Here’s a brief description:
Long snouts, bright-red lips, pointy heads … the animal kingdom is full of critters with unique features. Learn about the incredible adaptations that help these animals – and their odd bods – survive and thrive all around the globe!
Why do I love this book so much? Because it’s loaded with kid appeal. The fun, rhyming title will hook even the most skeptical young readers and the colorful design will invite them to dive in.
Kids often say they prefer books with photos (rather than illustrations) because “then I know it’s real,” and the images in this book don’t disappoint. Captivating close-ups of red-lipped batfish, naked mole rats, and lizards known as thorny devils are sure to delight curious kids.
While the text of this expository literature list book is simple enough for most grade 2 students to tackle on their own, it’s jampacked with vibrant verbs, alliteration, and onomatopoeia that make the book a pleasure to read. For example, when discussing the critical traits of an odd-looking bird called the shoebill, Murphy writes, “A hefty, hooked beak and scary stare can be fierce features!”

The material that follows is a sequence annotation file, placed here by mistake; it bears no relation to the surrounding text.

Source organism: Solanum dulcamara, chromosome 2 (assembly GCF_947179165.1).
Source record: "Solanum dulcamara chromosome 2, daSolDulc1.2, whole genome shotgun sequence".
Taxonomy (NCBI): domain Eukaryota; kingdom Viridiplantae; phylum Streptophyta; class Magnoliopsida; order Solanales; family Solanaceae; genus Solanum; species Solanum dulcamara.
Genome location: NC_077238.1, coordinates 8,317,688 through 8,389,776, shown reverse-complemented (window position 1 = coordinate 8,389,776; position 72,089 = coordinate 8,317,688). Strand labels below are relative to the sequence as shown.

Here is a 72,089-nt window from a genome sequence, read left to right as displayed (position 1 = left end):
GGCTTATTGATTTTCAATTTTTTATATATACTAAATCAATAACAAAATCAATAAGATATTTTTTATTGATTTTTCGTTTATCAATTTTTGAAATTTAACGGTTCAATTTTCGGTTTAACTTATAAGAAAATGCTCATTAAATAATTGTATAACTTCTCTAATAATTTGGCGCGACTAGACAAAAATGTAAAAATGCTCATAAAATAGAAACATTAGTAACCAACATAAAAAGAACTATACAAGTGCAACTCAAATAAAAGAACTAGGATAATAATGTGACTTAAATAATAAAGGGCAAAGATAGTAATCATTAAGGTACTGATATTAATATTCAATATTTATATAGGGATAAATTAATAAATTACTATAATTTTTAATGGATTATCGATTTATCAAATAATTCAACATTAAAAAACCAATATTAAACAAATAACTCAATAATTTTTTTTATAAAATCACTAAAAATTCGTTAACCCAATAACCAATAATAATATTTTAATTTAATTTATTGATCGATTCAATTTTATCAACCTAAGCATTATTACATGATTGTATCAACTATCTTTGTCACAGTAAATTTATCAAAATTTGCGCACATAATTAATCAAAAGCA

To craft the book’s lively, playful voice, author Julie Murphy also makes excellent use of second-person narration rhetorical questions, surprising adjectives, and the interruption construction. For example, when describing the naked mole rat, Murphy writes, “For rare chilly snap, this wrinkly rodent huddles with its large family. Who doesn’t love a cuddle once in a while?”
Sandwiched between an intriguing introduction and a satisfying ending, eleven spreads with layered text allow readers to compare and contrast a range of unusual animal from all over the world. The larger main text highlights each critter’s most notable feature in a single sentence, while more extensive secondary text set at a smaller size provides additional details.
The backmatter includes a map showing where all the featured animals live, key facts about each critter, and a list of additional books and websites kids can explore to learn event more.
Book talk Odd Bods once, and it’ll become one of the most popular titles in your classroom or library book collection. It’s a great choice for read alouds and book clubs, and it can easily be integrated into science lessons or used as a mentor text during units on informational writing.